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Kennebec County, Maine

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  • Emory Edward Harris (1913 - 2004)
    Lt. Col US ARMY WWII, enlisted 1941 WINTHROP -- Lt. Col. Emory Edward Harris, retired, 91, loving husband, father and grandfather, died at his home in Winthrop on Saturday, Nov. 6, 2004. He was born i...
  • Edward Frank Kendall, (USA) (1847 - 1909)
    CO D 31 MAINE INF CIVIL WAR Ref: www.ancestry.com Edward Frank Kendall can be found listed in the U.S. Civil War Soldiers, 1861-1865, and, in the U.S. Civil War Soldier Records and Profiles. Edward e...
  • Vina D. Nichols (1892 - 1978)
  • Wesley Dana Adams (1933 - 2007)
  • David Dudley (1788 - 1852)

This project is part of the State of Maine Portal.

Kennebec County, Maine is a county in south-central Maine. As of the 2010 census, the population was 122,151. Its county seat is Augusta, the state capital. The county was established on February 20, 1799 from portions of Cumberland and Lincoln Counties. The name Kennebec comes from the Eastern Abenaki /kínipekʷ/, meaning "large body of still water" or "large bay."

Kennebec County comprises the Augusta-Waterville, ME Micropolitan Statistical Area.

In 2010, the center of population of Maine was located in Kennebec County, in the city of Augusta.

History

Kennebec County's economy has traditionally been industrial. A large amount of paper and textiles were produced, and mills sprung up all along the Kennebec River.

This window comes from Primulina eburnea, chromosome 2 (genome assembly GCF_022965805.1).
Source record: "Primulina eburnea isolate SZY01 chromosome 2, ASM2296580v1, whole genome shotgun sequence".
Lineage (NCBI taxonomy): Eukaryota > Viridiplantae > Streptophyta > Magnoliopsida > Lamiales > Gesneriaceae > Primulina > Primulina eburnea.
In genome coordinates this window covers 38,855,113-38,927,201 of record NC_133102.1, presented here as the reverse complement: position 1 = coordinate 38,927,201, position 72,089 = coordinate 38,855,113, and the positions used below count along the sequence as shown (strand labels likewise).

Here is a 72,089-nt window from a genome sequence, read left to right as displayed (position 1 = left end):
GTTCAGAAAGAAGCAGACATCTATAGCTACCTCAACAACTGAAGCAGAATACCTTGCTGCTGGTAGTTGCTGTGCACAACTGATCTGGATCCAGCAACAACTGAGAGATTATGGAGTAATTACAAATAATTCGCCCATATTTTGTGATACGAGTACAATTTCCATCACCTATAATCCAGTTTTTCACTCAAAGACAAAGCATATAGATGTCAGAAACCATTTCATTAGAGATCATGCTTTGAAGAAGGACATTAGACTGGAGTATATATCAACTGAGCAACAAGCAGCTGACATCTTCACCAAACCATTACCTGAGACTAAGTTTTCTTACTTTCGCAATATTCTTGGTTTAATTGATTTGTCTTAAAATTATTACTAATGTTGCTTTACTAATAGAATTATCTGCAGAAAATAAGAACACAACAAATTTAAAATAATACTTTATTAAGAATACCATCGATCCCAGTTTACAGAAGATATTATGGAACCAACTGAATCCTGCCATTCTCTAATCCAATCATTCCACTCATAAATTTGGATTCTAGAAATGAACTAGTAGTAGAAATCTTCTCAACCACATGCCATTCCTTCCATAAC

The area was first explored by the ill-fated Popham Colony in September 1607. It was first inhabited by English settlers from the Plymouth Colony in 1629 as a trading post on the Kennebec River. The settlement was known by its Indian name, Cushnoc (or Coussinoc or Koussinoc), meaning "head of tide." Fur trading was at first profitable, but with Indian uprisings and declining revenues, the Plymouth Colony sold the Kennebec Patent in 1661. Cushnoc would remain unoccupied for the next 75 years. This area was inhabited by the Canibas Indians. During the 17th century they were on friendly terms with the English settlers in the region.

Ethnic Groups

In 2000, the racial makeup of the county was 97.45% White, 0.34% Black or African American, 0.40% Native American, 0.59% Asian, 0.02% Pacific Islander, 0.18% from other races, and 1.02% from two or more races. 0.73% of the population were Hispanic or Latino of any race. 20.6% were of English, 17.4% French, 13.4% French Canadian, 10.9% United States or American and 9.9% Irish ancestry according to Census 2000. 92.5% spoke only English at home, while 5.48% spoke French.

The ethnic makeup of the county in 2010 was 24.2% English, 17.0% Irish, 8.3% German, 7.7% French Canadian, 5.7% American, and 5.4% Scottish.

There are many churches in Kennebec County, the largest including Baptist, Methodist, Episcopalian, Congregationalist, Unitarian, Church of the Nazarene, Church of Christ, Adventist and The Church of Jesus Christ of Latter-day Saints (Mormons). However, the largest single denomination is Roman Catholicism.

About the Project

Please use this project to add, research, document, and discuss your ancestors from Kennebec County. You can add profiles for:

  • People born in Kennebec County
  • People who lived in Kennebec County
  • People who died in Kennebec County

When you find helpful resources for research, please share them here so that others can benefit.

If you have projects related specifically to Kennebec County, like projects for towns or families centered within the county, you can also add those.

If you have any questions, suggestions, or general thoughts to share, please use the "Discussions" link at the upper right corner of the page.